Discharge planning helps to make
sure that you leave the hospital safely and smoothly and get the right care
the person who is caring for you, and your
discharge planner work together to address your
concerns in a discharge plan. Whether you go home, to a relative's home, to a
rehabilitation facility, or to another health care setting, your plan outlines
the care you need.
When it comes to reducing your hospital risks, questions are key. "Most patients simply don't ask enough questions," says Carolyn Clancy, MD, director of the Agency for Healthcare Research and Quality (AHRQ) in Rockville, Md. "But the enlightened minority who do ask questions in the hospital have a greater sense of control over their health -- and they just do better."
You should start asking questions about your hospital risks long before you check in. Next time you see your doctor -- or meet with...
A day or two before you expect to leave the hospital, ask to meet with your discharge planner.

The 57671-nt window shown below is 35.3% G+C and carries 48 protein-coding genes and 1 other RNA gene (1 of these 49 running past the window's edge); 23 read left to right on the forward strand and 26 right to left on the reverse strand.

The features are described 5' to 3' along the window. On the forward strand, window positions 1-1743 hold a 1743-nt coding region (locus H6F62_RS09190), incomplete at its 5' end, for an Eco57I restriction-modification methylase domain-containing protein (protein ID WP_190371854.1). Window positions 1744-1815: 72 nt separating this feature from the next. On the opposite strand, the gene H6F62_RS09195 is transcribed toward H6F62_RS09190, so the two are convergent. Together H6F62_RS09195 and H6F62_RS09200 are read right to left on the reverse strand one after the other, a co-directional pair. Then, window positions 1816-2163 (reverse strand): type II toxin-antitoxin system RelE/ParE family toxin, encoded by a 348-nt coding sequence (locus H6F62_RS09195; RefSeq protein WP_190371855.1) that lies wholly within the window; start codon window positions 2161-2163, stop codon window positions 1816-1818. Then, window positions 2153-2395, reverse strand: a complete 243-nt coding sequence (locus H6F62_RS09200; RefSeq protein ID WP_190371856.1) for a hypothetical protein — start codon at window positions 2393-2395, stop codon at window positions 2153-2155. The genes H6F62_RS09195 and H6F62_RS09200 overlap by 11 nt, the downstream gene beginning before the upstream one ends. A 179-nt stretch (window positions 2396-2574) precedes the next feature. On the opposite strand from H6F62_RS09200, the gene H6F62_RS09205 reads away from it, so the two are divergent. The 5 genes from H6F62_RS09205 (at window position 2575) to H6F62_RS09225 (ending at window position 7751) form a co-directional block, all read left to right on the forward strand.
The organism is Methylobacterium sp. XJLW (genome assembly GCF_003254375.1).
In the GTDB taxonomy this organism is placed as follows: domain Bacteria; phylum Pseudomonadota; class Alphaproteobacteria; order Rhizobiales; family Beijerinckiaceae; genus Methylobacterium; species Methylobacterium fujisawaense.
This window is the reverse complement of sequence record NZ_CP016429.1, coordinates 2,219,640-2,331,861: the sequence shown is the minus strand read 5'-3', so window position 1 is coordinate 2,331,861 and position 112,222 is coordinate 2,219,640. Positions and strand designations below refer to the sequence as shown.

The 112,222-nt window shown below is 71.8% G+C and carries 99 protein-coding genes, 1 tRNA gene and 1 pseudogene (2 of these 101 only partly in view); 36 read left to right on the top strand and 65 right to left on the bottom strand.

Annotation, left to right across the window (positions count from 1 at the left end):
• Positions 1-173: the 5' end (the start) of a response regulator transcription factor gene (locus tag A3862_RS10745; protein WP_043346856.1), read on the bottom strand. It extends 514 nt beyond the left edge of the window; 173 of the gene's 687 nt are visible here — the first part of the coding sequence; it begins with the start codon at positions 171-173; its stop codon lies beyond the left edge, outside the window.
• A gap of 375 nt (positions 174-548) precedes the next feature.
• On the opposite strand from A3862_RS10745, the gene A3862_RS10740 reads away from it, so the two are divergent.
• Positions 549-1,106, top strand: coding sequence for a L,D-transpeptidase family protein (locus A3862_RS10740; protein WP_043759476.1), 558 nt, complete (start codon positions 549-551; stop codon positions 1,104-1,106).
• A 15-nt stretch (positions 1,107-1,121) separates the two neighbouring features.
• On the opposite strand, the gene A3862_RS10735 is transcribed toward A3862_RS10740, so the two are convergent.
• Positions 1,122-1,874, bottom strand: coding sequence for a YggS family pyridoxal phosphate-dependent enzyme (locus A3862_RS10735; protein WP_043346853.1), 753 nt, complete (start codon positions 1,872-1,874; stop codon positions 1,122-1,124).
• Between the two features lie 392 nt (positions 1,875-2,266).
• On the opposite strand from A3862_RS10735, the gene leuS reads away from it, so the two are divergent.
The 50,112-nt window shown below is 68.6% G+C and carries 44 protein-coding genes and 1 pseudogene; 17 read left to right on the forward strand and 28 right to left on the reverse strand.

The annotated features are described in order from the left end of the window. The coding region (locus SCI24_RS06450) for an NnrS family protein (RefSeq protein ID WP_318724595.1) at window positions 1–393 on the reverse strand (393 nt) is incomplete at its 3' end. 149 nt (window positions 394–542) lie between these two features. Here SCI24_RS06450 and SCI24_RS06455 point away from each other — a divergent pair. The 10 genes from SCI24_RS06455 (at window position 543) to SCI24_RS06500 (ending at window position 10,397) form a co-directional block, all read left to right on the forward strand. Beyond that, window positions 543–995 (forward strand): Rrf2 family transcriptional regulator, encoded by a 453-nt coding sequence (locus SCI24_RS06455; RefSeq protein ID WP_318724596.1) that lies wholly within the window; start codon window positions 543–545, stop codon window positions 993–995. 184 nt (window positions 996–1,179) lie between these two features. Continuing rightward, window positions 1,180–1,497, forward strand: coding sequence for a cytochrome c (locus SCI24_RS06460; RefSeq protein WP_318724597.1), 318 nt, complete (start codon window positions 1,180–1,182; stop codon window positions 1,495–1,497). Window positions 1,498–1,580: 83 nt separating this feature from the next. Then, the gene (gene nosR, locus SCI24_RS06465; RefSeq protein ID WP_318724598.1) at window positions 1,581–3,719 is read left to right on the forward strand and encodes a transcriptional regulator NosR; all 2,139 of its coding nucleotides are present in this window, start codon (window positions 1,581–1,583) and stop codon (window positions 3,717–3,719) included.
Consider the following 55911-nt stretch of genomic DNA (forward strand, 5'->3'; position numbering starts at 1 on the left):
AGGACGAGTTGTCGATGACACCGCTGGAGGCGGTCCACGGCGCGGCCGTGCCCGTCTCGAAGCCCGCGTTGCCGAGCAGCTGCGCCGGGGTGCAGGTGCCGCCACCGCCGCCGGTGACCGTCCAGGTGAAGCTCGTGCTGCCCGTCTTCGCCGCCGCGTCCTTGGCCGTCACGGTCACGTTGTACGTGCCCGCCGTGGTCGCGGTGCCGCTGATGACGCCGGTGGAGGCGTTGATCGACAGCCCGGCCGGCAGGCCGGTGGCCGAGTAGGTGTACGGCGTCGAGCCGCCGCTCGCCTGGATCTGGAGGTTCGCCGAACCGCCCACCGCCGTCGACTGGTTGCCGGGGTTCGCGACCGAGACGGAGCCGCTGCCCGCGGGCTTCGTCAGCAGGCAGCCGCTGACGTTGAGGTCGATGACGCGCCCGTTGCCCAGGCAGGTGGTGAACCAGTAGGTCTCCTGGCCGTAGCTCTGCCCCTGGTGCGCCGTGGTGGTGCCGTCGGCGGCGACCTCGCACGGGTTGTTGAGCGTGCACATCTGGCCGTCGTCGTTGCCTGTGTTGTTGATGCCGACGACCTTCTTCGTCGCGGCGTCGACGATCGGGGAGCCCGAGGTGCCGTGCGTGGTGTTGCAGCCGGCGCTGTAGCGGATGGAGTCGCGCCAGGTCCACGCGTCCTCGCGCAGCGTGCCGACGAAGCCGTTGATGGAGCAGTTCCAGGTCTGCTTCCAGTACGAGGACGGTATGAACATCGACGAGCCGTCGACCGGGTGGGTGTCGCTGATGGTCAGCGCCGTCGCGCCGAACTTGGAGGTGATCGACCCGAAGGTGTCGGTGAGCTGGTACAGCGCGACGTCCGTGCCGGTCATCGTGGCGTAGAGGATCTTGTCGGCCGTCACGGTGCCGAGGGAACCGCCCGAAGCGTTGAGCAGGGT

planner can tell you why you are going home or to another health care setting
and why your care is changing. You will work together on:
What care and services you may need after you leave. This can include nursing,
occupational therapy, or speech therapy. An agency may
set up a program to check your
oxygen saturation, or weight.
What equipment you may need, such as a walker or oxygen.
Whether or not you can get care at your home. You may need to
go to another health care setting, such as a skilled nursing facility, a
rehabilitation hospital, or an assisted living facility. Or family or friends
may stay with you at your home, or you may stay with them.
How to best move you from the hospital
to your home or to another health care setting.
Write down any questions you have about what will happen when you get home, what your family can do to help, or who's going to pay for your care.